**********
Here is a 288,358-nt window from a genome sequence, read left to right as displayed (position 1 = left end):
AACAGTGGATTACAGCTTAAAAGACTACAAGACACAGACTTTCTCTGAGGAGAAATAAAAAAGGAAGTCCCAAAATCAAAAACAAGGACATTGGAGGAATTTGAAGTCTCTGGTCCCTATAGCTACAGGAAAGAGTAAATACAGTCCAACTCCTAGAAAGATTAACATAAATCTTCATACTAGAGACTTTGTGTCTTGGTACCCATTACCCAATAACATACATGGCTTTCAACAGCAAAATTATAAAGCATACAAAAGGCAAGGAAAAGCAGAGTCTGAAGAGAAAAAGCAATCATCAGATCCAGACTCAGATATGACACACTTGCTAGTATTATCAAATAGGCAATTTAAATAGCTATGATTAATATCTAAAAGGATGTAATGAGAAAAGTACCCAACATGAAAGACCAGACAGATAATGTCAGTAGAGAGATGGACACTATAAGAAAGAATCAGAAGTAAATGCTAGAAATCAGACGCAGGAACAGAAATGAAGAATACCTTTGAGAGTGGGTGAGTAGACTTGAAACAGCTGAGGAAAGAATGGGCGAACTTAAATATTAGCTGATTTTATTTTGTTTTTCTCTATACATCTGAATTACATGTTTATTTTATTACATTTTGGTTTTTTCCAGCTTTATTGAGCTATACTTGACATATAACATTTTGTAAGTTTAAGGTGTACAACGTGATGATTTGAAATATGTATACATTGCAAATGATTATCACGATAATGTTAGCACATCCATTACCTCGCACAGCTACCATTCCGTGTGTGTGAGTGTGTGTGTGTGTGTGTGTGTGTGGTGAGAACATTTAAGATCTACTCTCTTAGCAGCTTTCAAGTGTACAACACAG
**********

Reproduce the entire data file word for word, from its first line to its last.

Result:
Here is a 288,358-nt window from a genome sequence, read left to right as displayed (position 1 = left end):
AACAGTGGATTACAGCTTAAAAGACTACAAGACACAGACTTTCTCTGAGGAGAAATAAAAAAGGAAGTCCCAAAATCAAAAACAAGGACATTGGAGGAATTTGAAGTCTCTGGTCCCTATAGCTACAGGAAAGAGTAAATACAGTCCAACTCCTAGAAAGATTAACATAAATCTTCATACTAGAGACTTTGTGTCTTGGTACCCATTACCCAATAACATACATGGCTTTCAACAGCAAAATTATAAAGCATACAAAAGGCAAGGAAAAGCAGAGTCTGAAGAGAAAAAGCAATCATCAGATCCAGACTCAGATATGACACACTTGCTAGTATTATCAAATAGGCAATTTAAATAGCTATGATTAATATCTAAAAGGATGTAATGAGAAAAGTACCCAACATGAAAGACCAGACAGATAATGTCAGTAGAGAGATGGACACTATAAGAAAGAATCAGAAGTAAATGCTAGAAATCAGACGCAGGAACAGAAATGAAGAATACCTTTGAGAGTGGGTGAGTAGACTTGAAACAGCTGAGGAAAGAATGGGCGAACTTAAATATTAGCTGATTTTATTTTGTTTTTCTCTATACATCTGAATTACATGTTTATTTTATTACATTTTGGTTTTTTCCAGCTTTATTGAGCTATACTTGACATATAACATTTTGTAAGTTTAAGGTGTACAACGTGATGATTTGAAATATGTATACATTGCAAATGATTATCACGATAATGTTAGCACATCCATTACCTCGCACAGCTACCATTCCGTGTGTGTGAGTGTGTGTGTGTGTGTGTGTGTGTGGTGAGAACATTTAAGATCTACTCTCTTAGCAGCTTTCAAGTGTACAACACAG